Along with cadence and physical expression, Travolta locates his characters in costume. Just look to his black mock turtleneck and ever-present cigarette with flamboyant hand gesture in Broken Arrow, or his heavily denim’d, grease monkey Messiah in Phenomenon, or his dirty-bird, long-tressed ancient love guardian in Michael. He is all surface, noticeable since his portrayal of Tony Manero in Saturday Night Fever. While it is one of his most method performances, right in the midst of the New Hollywood fervor, his physicality is still key. You can’t disco like the man did without knowing your body. That knowledge of the body permeates all of his performances. His face may have gotten him roles in his youth, but his philosophy of the face defines him. He’d rather put on the character than allow his roles be his celebrity persona with bits of character strewn about him; the roles affect him and not the other way around. This particular Travoltian quality shows he’s more character actor than leading man, and his output in 1996 highlights this. Those films would set the stage for his career to come, more so than that of his resurrector.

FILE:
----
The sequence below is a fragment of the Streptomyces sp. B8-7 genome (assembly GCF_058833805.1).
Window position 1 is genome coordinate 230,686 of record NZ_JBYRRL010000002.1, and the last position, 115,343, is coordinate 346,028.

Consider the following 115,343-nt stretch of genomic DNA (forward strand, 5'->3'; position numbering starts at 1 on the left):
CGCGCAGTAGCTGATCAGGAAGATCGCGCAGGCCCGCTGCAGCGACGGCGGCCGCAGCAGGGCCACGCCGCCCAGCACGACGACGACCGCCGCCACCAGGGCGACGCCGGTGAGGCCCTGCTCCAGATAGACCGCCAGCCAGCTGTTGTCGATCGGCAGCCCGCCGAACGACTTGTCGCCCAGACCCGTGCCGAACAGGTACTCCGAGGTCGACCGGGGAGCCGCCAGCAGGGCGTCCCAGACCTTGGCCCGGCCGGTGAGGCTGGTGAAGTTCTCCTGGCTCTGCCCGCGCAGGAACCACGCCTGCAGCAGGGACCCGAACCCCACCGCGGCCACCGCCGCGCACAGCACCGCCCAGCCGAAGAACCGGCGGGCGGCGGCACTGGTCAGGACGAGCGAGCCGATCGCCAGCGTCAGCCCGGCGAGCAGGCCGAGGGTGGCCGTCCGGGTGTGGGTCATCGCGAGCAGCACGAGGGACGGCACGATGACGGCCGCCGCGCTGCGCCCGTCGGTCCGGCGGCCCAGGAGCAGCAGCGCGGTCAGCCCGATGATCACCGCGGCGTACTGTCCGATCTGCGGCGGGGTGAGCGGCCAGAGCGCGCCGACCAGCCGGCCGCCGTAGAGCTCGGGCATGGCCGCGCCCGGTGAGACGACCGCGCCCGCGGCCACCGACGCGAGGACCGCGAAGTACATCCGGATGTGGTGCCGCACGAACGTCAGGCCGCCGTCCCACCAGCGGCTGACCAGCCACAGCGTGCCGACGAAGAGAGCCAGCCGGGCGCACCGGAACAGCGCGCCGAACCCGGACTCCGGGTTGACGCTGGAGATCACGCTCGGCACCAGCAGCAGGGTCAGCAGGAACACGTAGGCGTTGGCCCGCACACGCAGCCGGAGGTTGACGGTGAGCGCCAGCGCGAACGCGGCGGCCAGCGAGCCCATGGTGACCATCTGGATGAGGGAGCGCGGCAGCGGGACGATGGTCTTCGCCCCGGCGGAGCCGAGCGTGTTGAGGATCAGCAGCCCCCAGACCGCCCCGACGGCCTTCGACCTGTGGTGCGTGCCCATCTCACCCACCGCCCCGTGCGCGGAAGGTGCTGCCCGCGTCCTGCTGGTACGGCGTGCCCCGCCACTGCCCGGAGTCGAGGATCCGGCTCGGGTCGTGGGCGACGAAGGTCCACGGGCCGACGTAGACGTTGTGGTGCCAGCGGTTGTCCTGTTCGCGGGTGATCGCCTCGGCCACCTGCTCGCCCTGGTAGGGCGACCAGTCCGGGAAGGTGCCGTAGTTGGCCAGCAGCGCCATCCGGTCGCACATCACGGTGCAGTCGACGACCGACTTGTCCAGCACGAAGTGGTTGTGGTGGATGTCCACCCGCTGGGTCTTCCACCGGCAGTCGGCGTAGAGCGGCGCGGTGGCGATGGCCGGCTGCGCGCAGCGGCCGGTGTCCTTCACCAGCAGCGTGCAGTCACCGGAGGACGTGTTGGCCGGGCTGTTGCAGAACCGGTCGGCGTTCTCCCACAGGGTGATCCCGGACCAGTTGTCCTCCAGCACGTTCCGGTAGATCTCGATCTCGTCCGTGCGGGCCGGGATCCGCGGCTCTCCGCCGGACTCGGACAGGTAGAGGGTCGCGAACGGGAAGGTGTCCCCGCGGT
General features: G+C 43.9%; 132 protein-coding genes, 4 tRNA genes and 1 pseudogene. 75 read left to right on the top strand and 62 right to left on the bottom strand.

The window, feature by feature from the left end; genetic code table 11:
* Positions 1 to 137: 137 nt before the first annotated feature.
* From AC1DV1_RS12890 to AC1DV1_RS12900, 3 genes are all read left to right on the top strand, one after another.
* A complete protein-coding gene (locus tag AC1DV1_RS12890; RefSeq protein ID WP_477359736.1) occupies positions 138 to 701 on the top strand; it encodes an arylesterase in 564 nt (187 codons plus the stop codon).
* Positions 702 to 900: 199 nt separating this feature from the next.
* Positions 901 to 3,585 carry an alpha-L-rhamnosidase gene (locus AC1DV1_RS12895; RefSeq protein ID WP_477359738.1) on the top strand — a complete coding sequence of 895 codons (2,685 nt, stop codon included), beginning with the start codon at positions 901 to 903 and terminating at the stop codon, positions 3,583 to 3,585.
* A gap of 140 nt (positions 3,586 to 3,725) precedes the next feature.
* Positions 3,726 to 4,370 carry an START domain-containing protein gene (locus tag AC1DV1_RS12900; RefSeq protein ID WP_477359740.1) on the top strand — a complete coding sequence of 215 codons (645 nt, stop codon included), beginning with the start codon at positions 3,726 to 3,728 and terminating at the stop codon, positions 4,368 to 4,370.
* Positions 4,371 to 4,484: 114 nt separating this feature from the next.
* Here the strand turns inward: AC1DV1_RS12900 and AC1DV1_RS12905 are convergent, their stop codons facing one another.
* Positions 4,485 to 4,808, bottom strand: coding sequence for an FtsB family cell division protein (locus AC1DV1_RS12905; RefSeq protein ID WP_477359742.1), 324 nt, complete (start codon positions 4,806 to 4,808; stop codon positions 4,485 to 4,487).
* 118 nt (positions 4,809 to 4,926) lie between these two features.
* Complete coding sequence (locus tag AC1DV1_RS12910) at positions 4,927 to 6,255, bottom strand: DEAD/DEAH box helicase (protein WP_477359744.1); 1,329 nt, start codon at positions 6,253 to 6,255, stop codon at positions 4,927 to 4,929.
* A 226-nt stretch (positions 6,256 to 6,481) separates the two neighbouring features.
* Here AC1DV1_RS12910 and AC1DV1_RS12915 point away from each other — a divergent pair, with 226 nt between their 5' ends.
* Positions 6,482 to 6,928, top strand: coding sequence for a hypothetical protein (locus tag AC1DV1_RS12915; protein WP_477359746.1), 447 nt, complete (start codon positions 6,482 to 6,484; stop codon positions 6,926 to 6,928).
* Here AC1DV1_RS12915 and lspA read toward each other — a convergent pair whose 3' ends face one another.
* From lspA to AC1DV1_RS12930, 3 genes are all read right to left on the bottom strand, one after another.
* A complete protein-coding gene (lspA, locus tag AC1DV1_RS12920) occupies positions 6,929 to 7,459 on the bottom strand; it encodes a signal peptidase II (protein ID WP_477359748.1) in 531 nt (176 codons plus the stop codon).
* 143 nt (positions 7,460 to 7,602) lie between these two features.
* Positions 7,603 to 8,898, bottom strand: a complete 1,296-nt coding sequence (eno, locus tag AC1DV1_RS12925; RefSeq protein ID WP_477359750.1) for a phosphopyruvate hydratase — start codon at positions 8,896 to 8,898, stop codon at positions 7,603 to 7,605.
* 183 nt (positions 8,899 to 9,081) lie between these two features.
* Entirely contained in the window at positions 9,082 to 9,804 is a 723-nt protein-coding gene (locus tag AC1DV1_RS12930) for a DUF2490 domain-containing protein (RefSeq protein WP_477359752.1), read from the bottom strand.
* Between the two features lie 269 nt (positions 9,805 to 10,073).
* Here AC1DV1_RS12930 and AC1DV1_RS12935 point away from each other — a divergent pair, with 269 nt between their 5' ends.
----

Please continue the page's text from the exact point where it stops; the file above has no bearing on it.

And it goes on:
Writing about actors isn’t an easy task; it’s like diagramming a matrix, forced to make sense of complicated, embedded persons. The biography of the thespian is schizoid in nature, but the myriad of characters and history creates a texture through which to view an actor. Sometimes the best hermeneutical approach is to allow a life’s narrative tell itself. John Travolta’s career has grazed nearly all of the edges of Hollywood history. Yes, his unique brand of celebrity has allowed him a certain mythos, but his unpredictability keeps us going back to see more. That whatsit quality is best revealed in a 2013 interview with Variety when Travolta recalls preparing for Face/Off’s character switch with Nicolas Cage: “Nic is very stylized in his personality, there’s a voice and a cadence and a walk that’s easy to hold onto, which I could imitate very easily… [but] Nic said, ‘I can’t find you in any of these movies, I don’t know who you are. There’s just all these characters.’” Nicolas Cage, one of the tic-iest of actors in cinema history, can’t even parse Travolta’s essence.